Somewhere on the Olympic Peninsula, after several hundred K of riding on our latest multi-day, multi-metric bike ride, Mark Thomas turned to me and asked ... "Why are we doing this?" I don't remember if this was before or after his bout of dry heaves that day, but there was certainly an element of "Are we nuts?" in the question. Of course, the answer is we are.
Putting that reality aside, as well as my daughter Jessica's oh so accurate observation that "but they're miserable dad!" after helping out on last falls' mountain 600K ride, I have come up with 10 reasons why I go on these long rides. These aren't prioritized in any way.
Taking off with a couple of friends to ride my bike from Portland to Glacier, 1,000K, without any support or riding on my own through the mountains overnight on a 600K are adventures. Adventures are cool. How often do we get the chance to do something like that? And, just as important, how often do we grab that chance and run with it? (Note to wife ... I know, too often)
Randos are a special breed ... each eccentric in their own way. Yet they are very similar and I enjoy being with them (Birds of a feather flock together?). This is true of the Northwest Randos (both SIR and OR) in general, but also of Mark Thomas and Vincent Muoneke in particular, with whom I've ridden at least a dozen multi-metric rides this year alone.
Living in the beautiful Northwest, we have access to a wide variety of stunning countryside ... the Palouse, the North Cascades, the Olympic Rain forests, the Columbia Basin Desert, the Pacific Ocean, Lake Coeur d'Alene, and so much more. Riding my bike has given me the opportunity to enjoy those sights up close.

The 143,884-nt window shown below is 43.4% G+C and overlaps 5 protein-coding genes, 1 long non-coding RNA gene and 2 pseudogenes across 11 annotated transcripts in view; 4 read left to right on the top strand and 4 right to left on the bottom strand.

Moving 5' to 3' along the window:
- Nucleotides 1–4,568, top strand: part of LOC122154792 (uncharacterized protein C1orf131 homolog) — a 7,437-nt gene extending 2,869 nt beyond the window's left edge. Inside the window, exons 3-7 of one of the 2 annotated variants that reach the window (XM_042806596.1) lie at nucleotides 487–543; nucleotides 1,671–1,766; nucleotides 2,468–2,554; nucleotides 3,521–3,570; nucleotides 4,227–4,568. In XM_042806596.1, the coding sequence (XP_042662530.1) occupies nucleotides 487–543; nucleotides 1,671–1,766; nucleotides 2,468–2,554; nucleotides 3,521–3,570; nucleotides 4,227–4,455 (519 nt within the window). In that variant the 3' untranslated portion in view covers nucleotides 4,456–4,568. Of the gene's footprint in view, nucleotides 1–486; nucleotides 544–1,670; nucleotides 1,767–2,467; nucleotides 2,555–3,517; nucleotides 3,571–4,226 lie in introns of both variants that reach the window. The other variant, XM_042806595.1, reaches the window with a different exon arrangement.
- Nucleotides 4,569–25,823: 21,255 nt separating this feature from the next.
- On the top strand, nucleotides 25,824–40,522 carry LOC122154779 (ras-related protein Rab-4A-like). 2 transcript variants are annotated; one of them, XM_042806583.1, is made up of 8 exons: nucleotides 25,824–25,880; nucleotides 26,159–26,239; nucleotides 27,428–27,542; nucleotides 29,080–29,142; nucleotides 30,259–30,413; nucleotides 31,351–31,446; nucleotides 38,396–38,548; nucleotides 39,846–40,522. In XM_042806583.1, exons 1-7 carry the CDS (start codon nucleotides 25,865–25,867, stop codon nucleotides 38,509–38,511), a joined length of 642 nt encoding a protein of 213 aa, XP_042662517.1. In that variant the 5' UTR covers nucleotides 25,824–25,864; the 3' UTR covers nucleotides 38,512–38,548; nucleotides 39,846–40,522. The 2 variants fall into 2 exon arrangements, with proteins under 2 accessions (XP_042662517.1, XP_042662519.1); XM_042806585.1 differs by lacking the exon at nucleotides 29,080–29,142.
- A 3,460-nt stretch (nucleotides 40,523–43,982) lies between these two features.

As in escape from ...
5. Sounds & Smells
Now there are some smells that I don't particularly relish ... not so fresh road kill and some farm smells come to mind, but the opportunity to fully experience the sense of smell is a definite plus. One example is the processing of onions in Paterson along the Columbia River ... it almost brought tears to my eyes!
It may be a bit silly, but some of the things I remember most from my rides are sounds:
- the variety of sounds that water can make from snow-melt going over the
North Cascades ... from a drip, drip, drip to a gurgle to a rushing torrent,
- the squealing of a baby elk as it tries to run to its mother,
- the scraping of a deer's hoof on a tree stump.
These are sounds you'd never hear driving by in a car. Grinding one's way up a mountain pass provides lots of opportunity to look & listen.
Over the past year I've seen fox, deer, bear, elk, moose, snakes, mice, turtles, salamanders, naked pedestrians, skunk, ferret, beaver, seals, heron, eagles, and probably a few other that don't come to mind at the moment. Sure beats the mall ...
Sure what we do is a bit weird and not for everyone. But it is nice to be different.
Completing a long brevet gives one a sense of accomplishment ... having overcome real physical and mental challenges...something that not everyone can do. This is true for all of the long brevets, but especially the very long ones. There were probably only 150 riders who rode a 1,000K or longer ride last year ... and a small subset of that (a dozen?) who would have done two or more in a year.
9. Healthy activity
Fundamentally biking is a healthy activity. Okay, I'm ignoring the three or four 911 calls on our rides last year - several broken shoulders, dehydration, and such, but you can trip and break your neck going down the stairs at home.
10. Self-destructive behavior
As a Myers-Briggs INTJ Type, my personality type tends to overdo gratification of the senses ... binge and overindulge compulsively. No point in biking a little; it has to be a lot. Two 1,000K and two 600K rides in six weeks probably qualifies as excessive and overindulgent.
I'm sure I could come up with some more reasons ... like since I just burned 36,000 calories on the ride this weekend I'm not going to worry about having an extra slice or two of pizza ... and, hey, it is just plain fun (most of the time anyway).